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MyHistro Interactive Timelines - Jaanus Vihand

Grades
3 to 12
8 Favorites 1  Comments
 
Create interactive timelines of geographically-located events on Google Maps and share them on the web for free. Hover over events on the Google map (or use Google Earth) to enlarge...more
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Create interactive timelines of geographically-located events on Google Maps and share them on the web for free. Hover over events on the Google map (or use Google Earth) to enlarge and view a summary of relevant information. Click play to scroll through events in chronological order. Create your own or browse many of the timelines on the site. No registration is necessary to view timelines already created by others. Sign up with an email account to create or comment on timelines. Create a new timeline, including a title, select a category, and add as many stops on the timeline as you wish. Share using Facebook, Twitter or an RSS feed. Click "embed/share" to copy a url to share with others or an embed code to use in a blog, wiki, or other site. Choose from three privacy level settings to customize viewing options. Be aware: the comments are not moderated, so please preview.

tag(s): timelines (62)

In the Classroom

Consider creating a class account with a single login and password. Ask students to initial their timelines as well to indicate ownership. There are many ways to include this in class. Every topic in history, literature, sciences, and the arts has dates and recorded events. Use your interactive whiteboard or projector to learn about the history of the Olympics, famous people, events, literature, and more. Have students create timelines to share research projects. Use the timeline as a visual tool to discuss events in literary works or the life of a scientist, political figure, or pop artist. Create animal life cycles mapped to their habitat, author or presidential biographies, or even timelines of the events and causes leading to a war. Make a timeline using local, national, or international current events. Elementary students could even interview grandparents and create a class timeline about their grandparents' generation for Grandparents' Day. For collaboration, link up with another classroom in another town (or another country) to build a timeline that shares events in each local area so students can see what was happening at the same time in another location (maybe in the opposite hemisphere: compare weather and seasons!) Students can use the timeline as a visual aid during presentations. Student groups can work on different aspects of the same time period to share with the rest of the class. For example, in studying World War II, one student group can create a timeline of Japanese occupation, another of the German occupation, and so forth. The timelines are perfect to share on your interactive whiteboard or projector as well as on a class wiki.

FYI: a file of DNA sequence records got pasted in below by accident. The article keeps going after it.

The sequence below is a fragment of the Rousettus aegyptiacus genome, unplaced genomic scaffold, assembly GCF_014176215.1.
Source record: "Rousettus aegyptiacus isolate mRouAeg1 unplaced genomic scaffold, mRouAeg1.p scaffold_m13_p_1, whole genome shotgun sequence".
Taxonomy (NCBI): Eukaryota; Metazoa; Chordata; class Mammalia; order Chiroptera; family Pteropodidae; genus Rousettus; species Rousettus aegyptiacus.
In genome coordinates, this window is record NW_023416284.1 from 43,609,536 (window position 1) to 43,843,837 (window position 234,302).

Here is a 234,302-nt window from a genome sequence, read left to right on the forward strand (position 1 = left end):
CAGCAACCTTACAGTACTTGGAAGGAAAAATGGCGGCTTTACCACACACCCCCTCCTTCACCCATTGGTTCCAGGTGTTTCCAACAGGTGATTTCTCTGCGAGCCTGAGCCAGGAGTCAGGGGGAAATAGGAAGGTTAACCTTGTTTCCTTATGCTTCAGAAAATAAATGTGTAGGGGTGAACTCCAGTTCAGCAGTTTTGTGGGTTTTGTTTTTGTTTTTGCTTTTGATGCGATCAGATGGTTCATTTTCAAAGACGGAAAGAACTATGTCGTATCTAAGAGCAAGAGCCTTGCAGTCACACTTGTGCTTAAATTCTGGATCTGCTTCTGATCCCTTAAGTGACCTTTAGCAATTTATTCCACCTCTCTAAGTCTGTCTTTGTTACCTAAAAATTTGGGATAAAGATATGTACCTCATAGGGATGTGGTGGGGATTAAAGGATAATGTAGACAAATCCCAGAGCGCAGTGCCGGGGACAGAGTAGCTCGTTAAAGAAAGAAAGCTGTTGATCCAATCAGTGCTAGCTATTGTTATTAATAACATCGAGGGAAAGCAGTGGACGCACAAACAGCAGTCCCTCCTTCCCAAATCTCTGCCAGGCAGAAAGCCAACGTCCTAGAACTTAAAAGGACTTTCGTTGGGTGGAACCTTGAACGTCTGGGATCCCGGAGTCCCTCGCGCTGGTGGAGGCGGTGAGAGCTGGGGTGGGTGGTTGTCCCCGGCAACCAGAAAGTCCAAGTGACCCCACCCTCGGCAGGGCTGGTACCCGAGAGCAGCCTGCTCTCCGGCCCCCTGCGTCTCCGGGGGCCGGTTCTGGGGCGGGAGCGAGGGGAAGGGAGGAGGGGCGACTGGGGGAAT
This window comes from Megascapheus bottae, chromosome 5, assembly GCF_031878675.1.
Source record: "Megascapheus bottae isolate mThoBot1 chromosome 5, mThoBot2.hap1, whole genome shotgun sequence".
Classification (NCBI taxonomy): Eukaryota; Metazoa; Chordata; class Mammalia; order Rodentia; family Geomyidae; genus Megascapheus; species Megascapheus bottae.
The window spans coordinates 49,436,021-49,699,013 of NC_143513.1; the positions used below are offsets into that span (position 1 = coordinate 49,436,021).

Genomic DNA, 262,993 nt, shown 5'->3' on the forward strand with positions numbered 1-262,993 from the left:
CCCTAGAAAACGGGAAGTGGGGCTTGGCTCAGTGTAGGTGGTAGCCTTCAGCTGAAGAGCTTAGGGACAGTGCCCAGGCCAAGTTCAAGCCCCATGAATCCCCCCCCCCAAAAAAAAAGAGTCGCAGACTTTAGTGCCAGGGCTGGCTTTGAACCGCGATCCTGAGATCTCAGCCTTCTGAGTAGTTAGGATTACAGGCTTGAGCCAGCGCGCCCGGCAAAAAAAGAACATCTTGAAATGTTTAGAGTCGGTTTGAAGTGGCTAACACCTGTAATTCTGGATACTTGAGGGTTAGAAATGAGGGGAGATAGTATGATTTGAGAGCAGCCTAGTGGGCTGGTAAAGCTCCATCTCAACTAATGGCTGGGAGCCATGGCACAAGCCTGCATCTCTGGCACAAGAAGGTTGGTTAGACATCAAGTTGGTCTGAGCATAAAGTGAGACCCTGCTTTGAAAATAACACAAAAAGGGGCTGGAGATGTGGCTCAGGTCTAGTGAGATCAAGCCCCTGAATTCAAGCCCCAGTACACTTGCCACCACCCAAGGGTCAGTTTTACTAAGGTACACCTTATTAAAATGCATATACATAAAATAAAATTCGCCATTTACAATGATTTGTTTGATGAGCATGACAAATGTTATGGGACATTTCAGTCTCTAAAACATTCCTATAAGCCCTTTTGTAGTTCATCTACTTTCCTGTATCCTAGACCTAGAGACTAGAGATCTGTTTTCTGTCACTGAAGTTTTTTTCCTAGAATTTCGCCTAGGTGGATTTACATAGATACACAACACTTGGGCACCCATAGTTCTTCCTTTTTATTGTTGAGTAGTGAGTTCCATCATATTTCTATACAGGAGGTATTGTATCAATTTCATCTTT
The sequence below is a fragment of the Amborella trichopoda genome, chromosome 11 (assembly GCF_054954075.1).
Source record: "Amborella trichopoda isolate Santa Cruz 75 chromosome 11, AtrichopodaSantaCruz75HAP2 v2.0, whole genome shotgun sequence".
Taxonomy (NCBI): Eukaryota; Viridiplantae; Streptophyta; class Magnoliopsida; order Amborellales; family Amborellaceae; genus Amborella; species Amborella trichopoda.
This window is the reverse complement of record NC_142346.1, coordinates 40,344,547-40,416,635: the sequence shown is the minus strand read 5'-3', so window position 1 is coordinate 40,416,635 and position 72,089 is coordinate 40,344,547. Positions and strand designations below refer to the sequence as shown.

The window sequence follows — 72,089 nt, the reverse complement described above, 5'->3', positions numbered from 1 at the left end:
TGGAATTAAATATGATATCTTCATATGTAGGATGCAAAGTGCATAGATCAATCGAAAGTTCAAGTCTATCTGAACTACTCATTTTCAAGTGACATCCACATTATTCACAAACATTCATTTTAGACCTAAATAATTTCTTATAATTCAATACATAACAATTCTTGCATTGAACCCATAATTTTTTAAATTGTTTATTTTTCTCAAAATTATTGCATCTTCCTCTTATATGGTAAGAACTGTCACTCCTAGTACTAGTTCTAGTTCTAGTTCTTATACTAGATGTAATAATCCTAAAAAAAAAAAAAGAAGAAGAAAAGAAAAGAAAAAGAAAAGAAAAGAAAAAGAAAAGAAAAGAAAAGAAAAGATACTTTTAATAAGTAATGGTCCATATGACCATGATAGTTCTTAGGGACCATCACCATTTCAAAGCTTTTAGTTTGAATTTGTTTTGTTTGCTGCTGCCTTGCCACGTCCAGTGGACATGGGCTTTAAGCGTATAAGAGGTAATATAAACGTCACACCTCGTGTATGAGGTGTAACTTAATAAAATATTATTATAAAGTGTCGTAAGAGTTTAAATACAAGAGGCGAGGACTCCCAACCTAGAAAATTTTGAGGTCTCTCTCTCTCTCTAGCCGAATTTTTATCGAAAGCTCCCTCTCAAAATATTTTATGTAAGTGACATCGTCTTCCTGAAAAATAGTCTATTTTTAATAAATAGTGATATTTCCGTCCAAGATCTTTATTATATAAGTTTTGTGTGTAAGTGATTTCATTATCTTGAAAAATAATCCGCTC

Challenge your gifted students by having them create mapped timelines of contrasts: The life cycles (and locations) of two migrating species, the events leading to the end of World War II in Europe and the Pacific, the lives of two famous Americans from two different centuries. They could embed the results in a wiki page so other students can view and comment (or ask questions).